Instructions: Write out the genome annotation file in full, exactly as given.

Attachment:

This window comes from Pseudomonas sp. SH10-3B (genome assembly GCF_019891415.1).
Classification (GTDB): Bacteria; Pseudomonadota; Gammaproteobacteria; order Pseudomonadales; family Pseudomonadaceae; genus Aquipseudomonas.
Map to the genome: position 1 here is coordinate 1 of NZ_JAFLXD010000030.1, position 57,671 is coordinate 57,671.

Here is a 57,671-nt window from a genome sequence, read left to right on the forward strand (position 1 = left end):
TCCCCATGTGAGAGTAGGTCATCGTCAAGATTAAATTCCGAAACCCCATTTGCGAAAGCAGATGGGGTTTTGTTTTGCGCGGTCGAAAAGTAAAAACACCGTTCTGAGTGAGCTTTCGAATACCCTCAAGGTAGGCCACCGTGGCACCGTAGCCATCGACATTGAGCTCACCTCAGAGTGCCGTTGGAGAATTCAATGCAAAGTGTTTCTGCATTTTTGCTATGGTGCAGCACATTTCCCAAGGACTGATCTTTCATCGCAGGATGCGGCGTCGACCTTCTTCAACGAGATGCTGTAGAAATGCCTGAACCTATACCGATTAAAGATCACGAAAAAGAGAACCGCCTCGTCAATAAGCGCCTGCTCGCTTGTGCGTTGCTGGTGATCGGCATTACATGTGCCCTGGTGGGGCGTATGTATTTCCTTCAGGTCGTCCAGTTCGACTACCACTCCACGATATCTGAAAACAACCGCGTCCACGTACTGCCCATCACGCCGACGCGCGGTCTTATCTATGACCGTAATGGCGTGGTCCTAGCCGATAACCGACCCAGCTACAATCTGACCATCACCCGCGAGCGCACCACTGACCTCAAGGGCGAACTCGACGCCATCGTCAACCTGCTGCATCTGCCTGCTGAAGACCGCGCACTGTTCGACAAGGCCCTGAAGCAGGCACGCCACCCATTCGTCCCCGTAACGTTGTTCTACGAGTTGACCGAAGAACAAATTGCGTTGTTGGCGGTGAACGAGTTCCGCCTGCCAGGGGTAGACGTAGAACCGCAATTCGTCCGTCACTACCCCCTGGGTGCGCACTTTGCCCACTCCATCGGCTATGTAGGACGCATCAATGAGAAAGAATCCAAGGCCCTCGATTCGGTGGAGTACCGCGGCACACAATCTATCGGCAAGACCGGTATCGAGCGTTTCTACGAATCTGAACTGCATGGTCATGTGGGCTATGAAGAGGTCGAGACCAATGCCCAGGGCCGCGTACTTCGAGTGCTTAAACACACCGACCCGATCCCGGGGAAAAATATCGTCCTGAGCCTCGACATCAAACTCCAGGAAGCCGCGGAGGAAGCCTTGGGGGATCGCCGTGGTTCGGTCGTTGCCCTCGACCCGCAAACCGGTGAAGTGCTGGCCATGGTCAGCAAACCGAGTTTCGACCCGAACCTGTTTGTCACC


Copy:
This window comes from Pseudomonas sp. SH10-3B (genome assembly GCF_019891415.1).
Classification (GTDB): Bacteria; Pseudomonadota; Gammaproteobacteria; order Pseudomonadales; family Pseudomonadaceae; genus Aquipseudomonas.
Map to the genome: position 1 here is coordinate 1 of NZ_JAFLXD010000030.1, position 57,671 is coordinate 57,671.

Here is a 57,671-nt window from a genome sequence, read left to right on the forward strand (position 1 = left end):
TCCCCATGTGAGAGTAGGTCATCGTCAAGATTAAATTCCGAAACCCCATTTGCGAAAGCAGATGGGGTTTTGTTTTGCGCGGTCGAAAAGTAAAAACACCGTTCTGAGTGAGCTTTCGAATACCCTCAAGGTAGGCCACCGTGGCACCGTAGCCATCGACATTGAGCTCACCTCAGAGTGCCGTTGGAGAATTCAATGCAAAGTGTTTCTGCATTTTTGCTATGGTGCAGCACATTTCCCAAGGACTGATCTTTCATCGCAGGATGCGGCGTCGACCTTCTTCAACGAGATGCTGTAGAAATGCCTGAACCTATACCGATTAAAGATCACGAAAAAGAGAACCGCCTCGTCAATAAGCGCCTGCTCGCTTGTGCGTTGCTGGTGATCGGCATTACATGTGCCCTGGTGGGGCGTATGTATTTCCTTCAGGTCGTCCAGTTCGACTACCACTCCACGATATCTGAAAACAACCGCGTCCACGTACTGCCCATCACGCCGACGCGCGGTCTTATCTATGACCGTAATGGCGTGGTCCTAGCCGATAACCGACCCAGCTACAATCTGACCATCACCCGCGAGCGCACCACTGACCTCAAGGGCGAACTCGACGCCATCGTCAACCTGCTGCATCTGCCTGCTGAAGACCGCGCACTGTTCGACAAGGCCCTGAAGCAGGCACGCCACCCATTCGTCCCCGTAACGTTGTTCTACGAGTTGACCGAAGAACAAATTGCGTTGTTGGCGGTGAACGAGTTCCGCCTGCCAGGGGTAGACGTAGAACCGCAATTCGTCCGTCACTACCCCCTGGGTGCGCACTTTGCCCACTCCATCGGCTATGTAGGACGCATCAATGAGAAAGAATCCAAGGCCCTCGATTCGGTGGAGTACCGCGGCACACAATCTATCGGCAAGACCGGTATCGAGCGTTTCTACGAATCTGAACTGCATGGTCATGTGGGCTATGAAGAGGTCGAGACCAATGCCCAGGGCCGCGTACTTCGAGTGCTTAAACACACCGACCCGATCCCGGGGAAAAATATCGTCCTGAGCCTCGACATCAAACTCCAGGAAGCCGCGGAGGAAGCCTTGGGGGATCGCCGTGGTTCGGTCGTTGCCCTCGACCCGCAAACCGGTGAAGTGCTGGCCATGGTCAGCAAACCGAGTTTCGACCCGAACCTGTTTGTCACC